In Whose Name?: A Public Law Theory of International Adjudication

Paperback | April 9, 2016

byArmin von Bogdandy, Ingo Venzke

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The vast majority of all international judicial decisions have been issued since 1990. This increasing activity of international courts over the past two decades is one of the most significant developments within the international law. It has repercussions on all levels of governance and haschallenged received understandings of the nature and legitimacy of international courts. It was previously held that international courts are simply instruments of dispute settlement, whose activities are justified by the consent of the states that created them, and in whose name they decide.However, this understanding ignores other important judicial functions, underrates problems of legitimacy, and prevents a full assessment of how international adjudication functions, and the impact that it has demonstrably had. This book proposes a public law theory of international adjudication, which argues that international courts are multifunctional actors who exercise public authority and therefore require democratic legitimacy. It establishes this theory on the basis of three main building blocks:multifunctionality, the notion of an international public authority, and democracy. The book aims to answer the core question of the legitimacy of international adjudication: in whose name do international courts decide? It lays out the specific problem of the legitimacy of internationaladjudication, and reconstructs the common critiques of international courts. It develops a concept of democracy for international courts that makes it possible to constructively show how their legitimacy is derived. It argues that ultimately international courts make their decisions, even if they donot know it, in the name of the peoples and the citizens of the international community.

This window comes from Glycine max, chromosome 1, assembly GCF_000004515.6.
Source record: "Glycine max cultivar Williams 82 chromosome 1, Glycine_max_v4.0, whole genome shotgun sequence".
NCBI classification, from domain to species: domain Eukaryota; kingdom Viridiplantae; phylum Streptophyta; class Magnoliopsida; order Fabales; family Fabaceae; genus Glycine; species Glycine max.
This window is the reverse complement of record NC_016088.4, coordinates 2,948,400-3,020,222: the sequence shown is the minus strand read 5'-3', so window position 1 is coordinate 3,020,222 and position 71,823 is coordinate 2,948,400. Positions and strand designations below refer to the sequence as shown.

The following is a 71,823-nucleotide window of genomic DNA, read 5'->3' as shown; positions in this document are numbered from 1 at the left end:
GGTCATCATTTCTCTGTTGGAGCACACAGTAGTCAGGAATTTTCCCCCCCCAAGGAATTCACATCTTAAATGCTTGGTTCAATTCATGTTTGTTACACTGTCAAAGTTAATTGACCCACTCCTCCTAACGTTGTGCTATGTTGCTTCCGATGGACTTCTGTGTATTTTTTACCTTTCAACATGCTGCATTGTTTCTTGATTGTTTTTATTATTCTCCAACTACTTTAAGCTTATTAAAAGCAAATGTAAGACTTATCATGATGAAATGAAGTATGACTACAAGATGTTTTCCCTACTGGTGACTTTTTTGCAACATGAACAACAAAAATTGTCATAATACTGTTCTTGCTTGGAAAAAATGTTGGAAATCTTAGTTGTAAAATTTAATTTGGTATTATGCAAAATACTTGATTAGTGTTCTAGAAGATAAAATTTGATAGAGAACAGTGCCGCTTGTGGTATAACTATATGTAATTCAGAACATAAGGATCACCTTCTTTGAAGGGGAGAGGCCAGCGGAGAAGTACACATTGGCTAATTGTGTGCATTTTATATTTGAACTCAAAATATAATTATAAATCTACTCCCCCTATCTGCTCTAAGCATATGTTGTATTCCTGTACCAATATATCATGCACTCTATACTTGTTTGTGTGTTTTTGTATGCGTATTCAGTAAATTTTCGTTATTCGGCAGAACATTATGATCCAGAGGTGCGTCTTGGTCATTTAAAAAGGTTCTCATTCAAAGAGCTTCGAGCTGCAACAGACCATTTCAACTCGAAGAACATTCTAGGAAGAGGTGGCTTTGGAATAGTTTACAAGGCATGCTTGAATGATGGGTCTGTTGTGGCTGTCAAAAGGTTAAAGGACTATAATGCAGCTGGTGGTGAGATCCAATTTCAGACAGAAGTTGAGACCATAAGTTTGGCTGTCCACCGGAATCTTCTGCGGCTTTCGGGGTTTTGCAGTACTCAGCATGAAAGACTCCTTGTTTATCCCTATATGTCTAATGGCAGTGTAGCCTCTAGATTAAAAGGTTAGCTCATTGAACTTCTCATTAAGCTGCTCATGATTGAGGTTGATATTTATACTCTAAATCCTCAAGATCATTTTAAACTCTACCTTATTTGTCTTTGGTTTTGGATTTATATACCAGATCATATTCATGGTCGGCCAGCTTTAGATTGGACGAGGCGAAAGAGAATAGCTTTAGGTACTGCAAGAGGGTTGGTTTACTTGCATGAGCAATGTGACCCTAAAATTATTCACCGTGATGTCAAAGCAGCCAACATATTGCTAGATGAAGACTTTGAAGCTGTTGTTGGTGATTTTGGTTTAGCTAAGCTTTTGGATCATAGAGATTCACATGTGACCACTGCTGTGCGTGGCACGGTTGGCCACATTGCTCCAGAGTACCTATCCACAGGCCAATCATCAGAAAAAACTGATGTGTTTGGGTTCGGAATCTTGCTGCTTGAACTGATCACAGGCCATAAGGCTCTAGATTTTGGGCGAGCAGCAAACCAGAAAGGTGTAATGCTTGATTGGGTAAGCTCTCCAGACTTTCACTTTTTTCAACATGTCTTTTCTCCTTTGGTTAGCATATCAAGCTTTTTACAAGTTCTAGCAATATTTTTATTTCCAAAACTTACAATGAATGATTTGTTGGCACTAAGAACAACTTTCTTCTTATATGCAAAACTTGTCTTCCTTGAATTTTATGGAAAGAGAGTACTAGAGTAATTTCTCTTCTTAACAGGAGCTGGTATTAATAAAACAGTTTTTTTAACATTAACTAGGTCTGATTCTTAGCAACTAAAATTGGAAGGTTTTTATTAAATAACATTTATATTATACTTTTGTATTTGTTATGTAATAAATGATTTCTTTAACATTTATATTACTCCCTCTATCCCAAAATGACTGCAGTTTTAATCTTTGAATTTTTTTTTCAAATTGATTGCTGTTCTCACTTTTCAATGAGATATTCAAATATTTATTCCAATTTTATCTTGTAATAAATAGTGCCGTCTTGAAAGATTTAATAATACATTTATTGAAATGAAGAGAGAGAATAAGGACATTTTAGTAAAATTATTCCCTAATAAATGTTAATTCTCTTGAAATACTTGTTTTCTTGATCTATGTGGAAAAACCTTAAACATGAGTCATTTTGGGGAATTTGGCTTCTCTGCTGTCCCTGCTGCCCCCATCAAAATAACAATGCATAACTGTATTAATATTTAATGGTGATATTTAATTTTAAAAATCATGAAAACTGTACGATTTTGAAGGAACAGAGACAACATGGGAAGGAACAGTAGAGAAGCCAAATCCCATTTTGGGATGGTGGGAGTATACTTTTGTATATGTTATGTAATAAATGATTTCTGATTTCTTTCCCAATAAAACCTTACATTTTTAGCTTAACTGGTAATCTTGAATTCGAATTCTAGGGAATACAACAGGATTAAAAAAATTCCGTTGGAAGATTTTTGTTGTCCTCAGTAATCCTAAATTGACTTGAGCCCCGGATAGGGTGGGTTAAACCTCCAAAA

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The vast majority of all international judicial decisions have been issued since 1990. This increasing activity of international courts over the past two decades is one of the most significant developments within the international law. It has repercussions on all levels of governance and haschallenged received understandings of the nat...

Armin von Bogdandy is the Director of the Max-Planck Institute for Comparative Public Law and International Law. Ingo Venzke is an Associate Professor at the University of Amsterdam.

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Hardcover|Mar 1 2002

$327.21 online$381.95list price(save 14%)
Format:PaperbackDimensions:304 pagesPublished:April 9, 2016Publisher:Oxford University PressLanguage:English

The following ISBNs are associated with this title:

ISBN - 10:0198784414

ISBN - 13:9780198784418

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Table of Contents

Postscript to the Paperback Edition1. Agenda and Objectives2. Basic Conceptions of International Courts3. Key Elements of a Public Law Theory of Adjudication4. Pathways of Democratic Legitimacy5. In Whose Name?

Editorial Reviews

"The international law study In Whose Name contributes to the theory of global governance with rare analytical clarity. This book will quickly become unavoidable reading. ... Thanks to this work, the cosmopolitical landscape will be accessible for legal lay persons." --Elisabeth von Thadden, Die Zeit 08/07/2014